Trouville, Scène de Plage, 1884
Georges Feydau, Paris.
His Sale; Hôtel Drouot, Paris, 11 Feb. 1901, lot 18.
Galerie Durand-Ruel, Paris, acquired from the above sale (1,200 ffr).
M. Mancini, acquired from the above on 15 Feb. 1918.
Galerie Druet, Paris.
Knoedler & Co., New York (archive no. A551), acquired from the above on 25 Feb. 1929 (32,000 ffr).
Private Collection, UK.
R.Schmit, Eugène Boudin, 1824 – 1898, Paris, 1973, vol. 2, no. 1874 (illus. p. 221).
Trouville, Scène de Plage is an exquisite example of Boudin’s most celebrated subject, the beach at Trouville. As Jean Selz has noted, ‘What fascinated Boudin at Trouville and Deauville was not so much the sea and ships but the groups of people sitting on the sand or strolling along the beach: fine ladies in crinolines twirling their parasols, pompous gentlemen in top hats, children and little dogs playing on the sand. In the harmony of the colours of the elegant clothes he found a contrast to the delicacy of the skies’ (J. Selz, Eugène Boudin, New York, 1982, p. 57).
By the second half of the nineteenth century, Trouville had become a fashionable summer retreat for the French bourgeoisie, and the people-watching opportunities proved to be of great artistic inspiration to Boudin during his regular summers there throughout the 1860s and 1870s. Captivated by the lively groupings of these elegant leisure classes, he rendered his subjects in quick, impressionistic brushstrokes highlighted by bright blue and red accents. What fascinated the artist the most, however, was the compositional contrast between these densely grouped men, women, children, dogs and tents and the vast expanses of the sky against which they are depicted. Boudin’s interest in capturing the fleeting effects of sunlight on sumptuous fabrics and the effect of a windy day on the billowing dresses and tents, so masterfully explored in this painting, was to have a profound influence on many Impressionist painters.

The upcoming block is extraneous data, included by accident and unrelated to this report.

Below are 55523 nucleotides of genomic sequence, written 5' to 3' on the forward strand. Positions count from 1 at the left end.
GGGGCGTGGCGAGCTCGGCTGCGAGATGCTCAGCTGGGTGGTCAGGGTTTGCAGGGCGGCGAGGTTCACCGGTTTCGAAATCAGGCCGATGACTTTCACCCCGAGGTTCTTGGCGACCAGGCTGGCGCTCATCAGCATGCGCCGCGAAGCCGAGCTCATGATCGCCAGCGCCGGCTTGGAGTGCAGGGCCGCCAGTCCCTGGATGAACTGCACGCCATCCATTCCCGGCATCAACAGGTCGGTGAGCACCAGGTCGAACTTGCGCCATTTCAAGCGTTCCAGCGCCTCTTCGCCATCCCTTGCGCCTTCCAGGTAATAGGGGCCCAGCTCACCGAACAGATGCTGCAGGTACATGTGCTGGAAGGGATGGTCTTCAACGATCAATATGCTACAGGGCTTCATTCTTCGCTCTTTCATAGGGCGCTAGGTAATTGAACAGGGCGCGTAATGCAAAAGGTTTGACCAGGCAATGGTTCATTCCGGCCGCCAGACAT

In Trouville Boudin exhibits his exceptional qualities as an observer and recorder of society and nature. According to the catalogue accompanying an exhibition of Boudin’s views of Trouville, ‘Although Boudin preferred painting groups of people to painting individuals, he succeeded in capturing the characteristic gestures, movements and costumes of the individual figures with astonishing accuracy. The artistic challenge presented by the subject was not only the representation of movement, colour and light but also the successful incorporation of the human figure into the landscape. At their best, the beach scenes vibrate with subtle nuances of light, colour, shade and movement, tiny and hasty specks of pure colour simultaneously dramatizing the surface and bringing the whole into harmony’ (V. Hamilton, Boudin at Trouville, London, 1992, p. 63).